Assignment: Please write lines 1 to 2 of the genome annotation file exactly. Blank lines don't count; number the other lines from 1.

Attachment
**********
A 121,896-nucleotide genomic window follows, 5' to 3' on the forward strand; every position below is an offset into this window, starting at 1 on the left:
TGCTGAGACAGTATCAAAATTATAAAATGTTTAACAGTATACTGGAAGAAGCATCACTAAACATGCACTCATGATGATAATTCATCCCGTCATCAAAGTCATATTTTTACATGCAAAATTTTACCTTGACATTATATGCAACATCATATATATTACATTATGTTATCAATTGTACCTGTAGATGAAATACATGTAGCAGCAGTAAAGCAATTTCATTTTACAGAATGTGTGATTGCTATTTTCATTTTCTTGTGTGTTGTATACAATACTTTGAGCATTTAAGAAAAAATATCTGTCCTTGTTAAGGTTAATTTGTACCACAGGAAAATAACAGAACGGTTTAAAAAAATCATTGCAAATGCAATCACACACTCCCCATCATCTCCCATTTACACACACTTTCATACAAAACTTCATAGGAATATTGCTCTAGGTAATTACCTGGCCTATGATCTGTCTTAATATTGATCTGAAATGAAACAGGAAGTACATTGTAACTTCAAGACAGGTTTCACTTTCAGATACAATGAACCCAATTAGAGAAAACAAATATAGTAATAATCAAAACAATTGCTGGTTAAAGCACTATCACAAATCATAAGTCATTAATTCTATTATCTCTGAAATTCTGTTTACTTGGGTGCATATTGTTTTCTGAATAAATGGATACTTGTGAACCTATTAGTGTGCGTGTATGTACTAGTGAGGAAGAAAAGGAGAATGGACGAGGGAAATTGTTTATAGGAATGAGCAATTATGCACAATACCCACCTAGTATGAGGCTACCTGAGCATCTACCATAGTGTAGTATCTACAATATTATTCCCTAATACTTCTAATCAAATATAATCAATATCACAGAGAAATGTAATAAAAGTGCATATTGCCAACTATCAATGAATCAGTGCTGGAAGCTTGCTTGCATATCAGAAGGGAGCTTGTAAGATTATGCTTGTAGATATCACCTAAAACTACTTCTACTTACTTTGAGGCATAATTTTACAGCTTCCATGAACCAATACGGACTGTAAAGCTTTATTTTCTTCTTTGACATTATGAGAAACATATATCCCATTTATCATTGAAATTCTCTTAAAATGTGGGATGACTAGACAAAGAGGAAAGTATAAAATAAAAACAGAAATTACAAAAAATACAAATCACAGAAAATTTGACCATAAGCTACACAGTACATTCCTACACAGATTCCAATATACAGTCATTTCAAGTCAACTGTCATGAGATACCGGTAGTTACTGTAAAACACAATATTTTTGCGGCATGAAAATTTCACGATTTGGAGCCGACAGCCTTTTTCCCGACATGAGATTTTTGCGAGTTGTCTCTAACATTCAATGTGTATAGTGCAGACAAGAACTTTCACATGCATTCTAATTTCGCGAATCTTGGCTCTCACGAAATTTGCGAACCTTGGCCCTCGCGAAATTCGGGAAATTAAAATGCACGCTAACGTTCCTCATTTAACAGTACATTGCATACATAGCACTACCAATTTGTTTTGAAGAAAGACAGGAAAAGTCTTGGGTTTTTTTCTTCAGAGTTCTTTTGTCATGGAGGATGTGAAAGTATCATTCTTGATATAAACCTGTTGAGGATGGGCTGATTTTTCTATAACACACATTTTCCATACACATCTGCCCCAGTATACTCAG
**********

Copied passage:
A 121,896-nucleotide genomic window follows, 5' to 3' on the forward strand; every position below is an offset into this window, starting at 1 on the left:
TGCTGAGACAGTATCAAAATTATAAAATGTTTAACAGTATACTGGAAGAAGCATCACTAAACATGCACTCATGATGATAATTCATCCCGTCATCAAAGTCATATTTTTACATGCAAAATTTTACCTTGACATTATATGCAACATCATATATATTACATTATGTTATCAATTGTACCTGTAGATGAAATACATGTAGCAGCAGTAAAGCAATTTCATTTTACAGAATGTGTGATTGCTATTTTCATTTTCTTGTGTGTTGTATACAATACTTTGAGCATTTAAGAAAAAATATCTGTCCTTGTTAAGGTTAATTTGTACCACAGGAAAATAACAGAACGGTTTAAAAAAATCATTGCAAATGCAATCACACACTCCCCATCATCTCCCATTTACACACACTTTCATACAAAACTTCATAGGAATATTGCTCTAGGTAATTACCTGGCCTATGATCTGTCTTAATATTGATCTGAAATGAAACAGGAAGTACATTGTAACTTCAAGACAGGTTTCACTTTCAGATACAATGAACCCAATTAGAGAAAACAAATATAGTAATAATCAAAACAATTGCTGGTTAAAGCACTATCACAAATCATAAGTCATTAATTCTATTATCTCTGAAATTCTGTTTACTTGGGTGCATATTGTTTTCTGAATAAATGGATACTTGTGAACCTATTAGTGTGCGTGTATGTACTAGTGAGGAAGAAAAGGAGAATGGACGAGGGAAATTGTTTATAGGAATGAGCAATTATGCACAATACCCACCTAGTATGAGGCTACCTGAGCATCTACCATAGTGTAGTATCTACAATATTATTCCCTAATACTTCTAATCAAATATAATCAATATCACAGAGAAATGTAATAAAAGTGCATATTGCCAACTATCAATGAATCAGTGCTGGAAGCTTGCTTGCATATCAGAAGGGAGCTTGTAAGATTATGCTTGTAGATATCACCTAAAACTACTTCTACTTACTTTGAGGCATAATTTTACAGCTTCCATGAACCAATACGGACTGTAAAGCTTTATTTTCTTCTTTGACATTATGAGAAACATATATCCCATTTATCATTGAAATTCTCTTAAAATGTGGGATGACTAGACAAAGAGGAAAGTATAAAATAAAAACAGAAATTACAAAAAATACAAATCACAGAAAATTTGACCATAAGCTACACAGTACATTCCTACACAGATTCCAATATACAGTCATTTCAAGTCAACTGTCATGAGATACCGGTAGTTACTGTAAAACACAATATTTTTGCGGCATGAAAATTTCACGATTTGGAGCCGACAGCCTTTTTCCCGACATGAGATTTTTGCGAGTTGTCTCTAACATTCAATGTGTATAGTGCAGACAAGAACTTTCACATGCATTCTAATTTCGCGAATCTTGGCTCTCACGAAATTTGCGAACCTTGGCCCTCGCGAAATTCGGGAAATTAAAATGCACGCTAACGTTCCTCATTTAACAGTACATTGCATACATAGCACTACCAATTTGTTTTGAAGAAAGACAGGAAAAGTCTTGGGTTTTTTTCTTCAGAGTTCTTTTGTCATGGAGGATGTGAAAGTATCATTCTTGATATAAACCTGTTGAGGATGGGCTGATTTTTCTATAACACACATTTTCCATACACATCTGCCCCAGTATACTCAG